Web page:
Stories from the field
Dialogue Between Civil Society and Authorities Leads to Better Education Services in Mauritania
Civil society organizations can have a convening capability, bringing together governmental authorities and local communities to jointly debate and improve education policy. It is vital that the work considers the specific country's context and adapts to it. In Mauritania, that entailed not just formal stakeholder meetings, but extending the discussions to informal deliberations.
What does it take to make meaningful and lasting civil society-government collaboration happen? It requires that the different actors understand and appreciate each other’s perspectives, motivations, and goals. All parties involved need to come together, exchange their views without inhibitions and learn from each other. These discussions create bonds and connections that inform future cooperation; collaborative social accountability is thus deeply relational. However, this is not a one-size-fits-all approach. Rather, it needs to be finely tuned to reflect local and regional circumstances, as well as institutional surroundings. Drawing on the specificities of each project, the GPSA aims to build capacities in coordination with partnered CSOs to achieve change-inducing social accountability.
This was the approach the GPSA partner NGO Eco-développement (Ecodev) set out to contribute to improving the quality of learning and performance of teachers in basic education in targeted provinces of Mauritania. The country currently remains far from reaching universal basic education, as 20% of children are not enrolled and significant numbers drop out of school before completing their cycle. The government lacks mechanisms for listening to citizens’ claims and engaging in dialogue with civil society, which would be necessary to improve governance and facilitate the targeted improvement of education services. Ecodev tackled this problem by monitoring budget implementation and evaluating the quality of the services provided at the local level. The Transparency of the Mauritanian Education (TOME) project developed a capacity-building and partnership framework in which civil society and representatives collaborated in joint stakeholder committees to seek improvements in basic public education quality.
Responding to the local context and cultural sensibilities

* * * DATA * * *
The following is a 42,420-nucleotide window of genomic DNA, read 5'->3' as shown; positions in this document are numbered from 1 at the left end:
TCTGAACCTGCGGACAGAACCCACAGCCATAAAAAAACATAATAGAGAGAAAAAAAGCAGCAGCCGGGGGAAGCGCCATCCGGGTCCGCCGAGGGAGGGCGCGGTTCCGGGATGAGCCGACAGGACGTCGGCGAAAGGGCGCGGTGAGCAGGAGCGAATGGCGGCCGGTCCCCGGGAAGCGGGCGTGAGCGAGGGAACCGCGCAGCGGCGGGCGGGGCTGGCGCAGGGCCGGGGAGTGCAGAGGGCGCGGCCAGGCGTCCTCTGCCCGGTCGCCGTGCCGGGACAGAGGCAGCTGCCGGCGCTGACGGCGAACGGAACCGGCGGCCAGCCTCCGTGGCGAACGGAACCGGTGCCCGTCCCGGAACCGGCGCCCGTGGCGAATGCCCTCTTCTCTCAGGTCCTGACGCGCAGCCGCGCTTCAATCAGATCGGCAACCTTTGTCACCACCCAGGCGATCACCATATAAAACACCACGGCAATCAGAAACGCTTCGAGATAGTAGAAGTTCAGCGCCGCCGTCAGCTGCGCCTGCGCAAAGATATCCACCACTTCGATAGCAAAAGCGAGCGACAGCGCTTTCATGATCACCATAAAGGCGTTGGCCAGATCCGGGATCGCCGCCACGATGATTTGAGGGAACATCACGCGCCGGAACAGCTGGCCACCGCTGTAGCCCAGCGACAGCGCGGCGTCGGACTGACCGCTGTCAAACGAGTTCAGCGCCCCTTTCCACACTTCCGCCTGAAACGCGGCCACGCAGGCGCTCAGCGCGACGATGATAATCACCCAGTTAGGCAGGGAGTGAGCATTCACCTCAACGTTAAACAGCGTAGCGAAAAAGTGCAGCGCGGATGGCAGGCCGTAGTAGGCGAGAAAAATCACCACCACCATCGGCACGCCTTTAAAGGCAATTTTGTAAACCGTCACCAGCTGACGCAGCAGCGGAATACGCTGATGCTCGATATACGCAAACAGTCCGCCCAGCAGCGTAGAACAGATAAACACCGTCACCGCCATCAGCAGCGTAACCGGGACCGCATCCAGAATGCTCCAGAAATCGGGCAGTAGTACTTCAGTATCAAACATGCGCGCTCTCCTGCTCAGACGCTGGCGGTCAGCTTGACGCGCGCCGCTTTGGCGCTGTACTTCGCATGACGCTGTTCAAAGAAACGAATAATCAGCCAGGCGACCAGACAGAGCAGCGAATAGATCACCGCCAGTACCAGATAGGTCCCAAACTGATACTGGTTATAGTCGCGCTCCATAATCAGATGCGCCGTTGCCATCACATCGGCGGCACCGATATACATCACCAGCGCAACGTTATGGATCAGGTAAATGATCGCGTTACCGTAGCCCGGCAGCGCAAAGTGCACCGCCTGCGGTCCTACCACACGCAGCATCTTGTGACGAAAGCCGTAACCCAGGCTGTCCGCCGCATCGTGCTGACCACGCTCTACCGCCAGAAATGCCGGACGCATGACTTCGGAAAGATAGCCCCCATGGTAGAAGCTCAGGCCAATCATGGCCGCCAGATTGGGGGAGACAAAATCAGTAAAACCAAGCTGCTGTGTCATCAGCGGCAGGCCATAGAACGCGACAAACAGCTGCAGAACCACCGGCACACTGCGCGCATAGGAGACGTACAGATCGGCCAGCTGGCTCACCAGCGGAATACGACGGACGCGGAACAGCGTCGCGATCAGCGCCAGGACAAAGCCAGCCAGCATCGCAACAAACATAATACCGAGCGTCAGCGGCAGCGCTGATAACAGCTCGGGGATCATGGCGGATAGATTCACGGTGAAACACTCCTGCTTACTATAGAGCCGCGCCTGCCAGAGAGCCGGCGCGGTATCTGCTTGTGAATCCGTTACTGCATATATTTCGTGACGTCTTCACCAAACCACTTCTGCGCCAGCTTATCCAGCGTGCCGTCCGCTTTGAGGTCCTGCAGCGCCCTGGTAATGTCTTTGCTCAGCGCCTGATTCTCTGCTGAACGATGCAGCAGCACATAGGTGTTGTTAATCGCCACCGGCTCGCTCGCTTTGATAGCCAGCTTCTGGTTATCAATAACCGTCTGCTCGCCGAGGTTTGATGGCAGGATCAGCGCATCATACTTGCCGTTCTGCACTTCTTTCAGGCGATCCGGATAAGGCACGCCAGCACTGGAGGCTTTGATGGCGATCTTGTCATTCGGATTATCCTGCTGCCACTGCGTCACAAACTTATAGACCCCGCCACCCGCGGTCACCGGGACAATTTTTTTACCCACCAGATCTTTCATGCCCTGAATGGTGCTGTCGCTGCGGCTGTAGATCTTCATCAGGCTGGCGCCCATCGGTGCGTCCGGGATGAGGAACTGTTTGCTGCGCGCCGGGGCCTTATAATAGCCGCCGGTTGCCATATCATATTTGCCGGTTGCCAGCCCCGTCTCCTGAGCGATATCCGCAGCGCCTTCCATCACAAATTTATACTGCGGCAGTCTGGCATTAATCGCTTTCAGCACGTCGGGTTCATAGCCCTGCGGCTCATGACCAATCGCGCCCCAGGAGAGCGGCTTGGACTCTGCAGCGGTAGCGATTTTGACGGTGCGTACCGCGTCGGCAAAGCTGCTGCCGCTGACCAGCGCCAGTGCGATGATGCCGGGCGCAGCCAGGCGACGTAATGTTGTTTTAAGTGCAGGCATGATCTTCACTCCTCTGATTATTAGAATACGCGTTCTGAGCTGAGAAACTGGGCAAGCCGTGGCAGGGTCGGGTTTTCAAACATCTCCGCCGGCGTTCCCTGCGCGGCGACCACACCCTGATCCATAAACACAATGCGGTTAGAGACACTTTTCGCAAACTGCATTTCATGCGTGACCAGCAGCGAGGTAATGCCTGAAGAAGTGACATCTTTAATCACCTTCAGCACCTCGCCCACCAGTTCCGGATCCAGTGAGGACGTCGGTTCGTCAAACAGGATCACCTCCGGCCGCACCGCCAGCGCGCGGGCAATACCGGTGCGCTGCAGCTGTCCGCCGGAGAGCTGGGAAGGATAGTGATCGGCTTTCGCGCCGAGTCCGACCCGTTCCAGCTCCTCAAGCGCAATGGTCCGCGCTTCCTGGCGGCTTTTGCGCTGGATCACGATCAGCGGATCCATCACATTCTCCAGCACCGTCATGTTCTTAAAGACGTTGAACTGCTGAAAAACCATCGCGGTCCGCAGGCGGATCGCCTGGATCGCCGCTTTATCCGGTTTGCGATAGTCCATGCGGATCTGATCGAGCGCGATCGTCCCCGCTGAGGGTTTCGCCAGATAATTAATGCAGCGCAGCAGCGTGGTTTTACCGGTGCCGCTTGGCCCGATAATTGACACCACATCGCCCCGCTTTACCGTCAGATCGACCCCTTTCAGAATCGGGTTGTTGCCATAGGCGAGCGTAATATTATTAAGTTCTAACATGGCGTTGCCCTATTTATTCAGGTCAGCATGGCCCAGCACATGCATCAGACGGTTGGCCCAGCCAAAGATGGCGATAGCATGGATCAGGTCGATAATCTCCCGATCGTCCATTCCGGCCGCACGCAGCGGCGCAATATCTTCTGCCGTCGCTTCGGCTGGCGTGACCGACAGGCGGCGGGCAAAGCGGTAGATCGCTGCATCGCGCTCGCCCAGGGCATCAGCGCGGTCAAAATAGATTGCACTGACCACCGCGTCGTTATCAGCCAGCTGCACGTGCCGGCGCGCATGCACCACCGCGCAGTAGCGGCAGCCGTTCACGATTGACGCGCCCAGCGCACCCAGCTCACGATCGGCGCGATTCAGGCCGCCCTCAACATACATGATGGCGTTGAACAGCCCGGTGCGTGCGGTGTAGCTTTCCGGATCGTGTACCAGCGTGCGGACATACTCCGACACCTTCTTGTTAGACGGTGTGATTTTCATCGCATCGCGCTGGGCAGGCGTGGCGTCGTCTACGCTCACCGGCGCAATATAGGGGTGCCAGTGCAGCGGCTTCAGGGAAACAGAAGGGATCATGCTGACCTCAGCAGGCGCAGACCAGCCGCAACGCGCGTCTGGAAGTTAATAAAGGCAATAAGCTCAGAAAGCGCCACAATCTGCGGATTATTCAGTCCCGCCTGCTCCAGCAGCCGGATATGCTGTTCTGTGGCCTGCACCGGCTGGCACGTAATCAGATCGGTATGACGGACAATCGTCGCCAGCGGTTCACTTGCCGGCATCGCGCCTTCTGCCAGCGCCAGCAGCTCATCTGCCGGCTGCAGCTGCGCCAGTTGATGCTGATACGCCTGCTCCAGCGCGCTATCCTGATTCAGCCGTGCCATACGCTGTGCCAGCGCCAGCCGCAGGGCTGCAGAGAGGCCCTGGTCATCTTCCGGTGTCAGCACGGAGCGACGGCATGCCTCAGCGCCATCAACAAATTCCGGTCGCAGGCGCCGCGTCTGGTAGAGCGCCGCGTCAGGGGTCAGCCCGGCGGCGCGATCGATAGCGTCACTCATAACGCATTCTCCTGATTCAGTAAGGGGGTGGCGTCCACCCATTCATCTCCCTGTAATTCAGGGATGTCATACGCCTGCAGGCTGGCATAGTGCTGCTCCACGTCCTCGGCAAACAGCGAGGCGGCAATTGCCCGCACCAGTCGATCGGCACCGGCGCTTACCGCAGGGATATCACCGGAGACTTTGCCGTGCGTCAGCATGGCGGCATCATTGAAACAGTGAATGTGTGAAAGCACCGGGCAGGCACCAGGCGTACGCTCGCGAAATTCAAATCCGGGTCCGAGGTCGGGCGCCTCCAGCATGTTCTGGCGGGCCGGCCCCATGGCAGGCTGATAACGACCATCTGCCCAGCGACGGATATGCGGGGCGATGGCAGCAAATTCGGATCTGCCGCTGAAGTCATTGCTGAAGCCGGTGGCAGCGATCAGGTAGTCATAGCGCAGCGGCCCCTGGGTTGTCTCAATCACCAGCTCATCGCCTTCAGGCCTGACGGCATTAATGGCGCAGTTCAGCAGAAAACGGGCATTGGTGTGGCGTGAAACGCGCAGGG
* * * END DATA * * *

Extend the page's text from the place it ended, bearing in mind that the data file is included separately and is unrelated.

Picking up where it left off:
The TOME project activities were adjusted to the local socio-political context and cultural sensibilities to support their take-up by local populations and increase their sustainability. The final evaluation of TOME project highlighted that collaborative social accountability is in tune with local religious and traditional principles and builds on an ongoing cycle of reforms in the education sector. The recent educational and socio-economic crisis drastically reduced the resistance among key stakeholders to social accountability interventions expected at project inception and made it possible to build close working relationships and move the needle on accountability in education. The TOME project team learned that spaces for consultation must extend beyond formal institutions: the positioning of TOME and its staff as anchored in civil society but also very connected to both the administration and the population was key to anchoring social accountability in civil society and mobilizing a coalition to interface between State and citizens. This approach enabled the incorporation of citizens’ concerns into structuring policy-making through participatory committees.
The TOME project led to concrete changes: among others, the project’s stakeholder committees directly informed the passing of a law creating School Management Committees (COGES), which set up 1000 COGES across the nation. Furthermore, the government has now given school principals, in coordination with COGES, the authority to sanction absent teachers. And lastly, the government has recognized the importance of investing in education and increased the education budget for 2020 compared to 2019 by 10.6%.
Adapting social accountability for each project increases effectiveness
A key part of the GPSA’s modus operandi is adaptive capacity building for the involved stakeholders in each grant. The GPSA uses the experiences of the initiatives it funds to contribute to the application of a knowledge base about what works and what does not in social accountability and shares this knowledge to help citizens, civil society, and government to work better together.
Capitalizing on the ability of civil society organizations to collect information from users of public services about the state of public service delivery, and effectively channeling this information to decision-makers in government and parliament can contribute to evidence-based policymaking, and, ultimately, to improved public services.
Collaborative social accountability focuses on solving governance and service delivery challenges by convening, capacitating, and enabling purpose-led collaboration among those stakeholders that can evoke change in a particular policy area.
What does it take to make meaningful and lasting civil society-government collaboration happen?
Social accountability tools can be adopted in the most unlikely places, including those characterized as being hierarchical and where there are no existing accountability processes.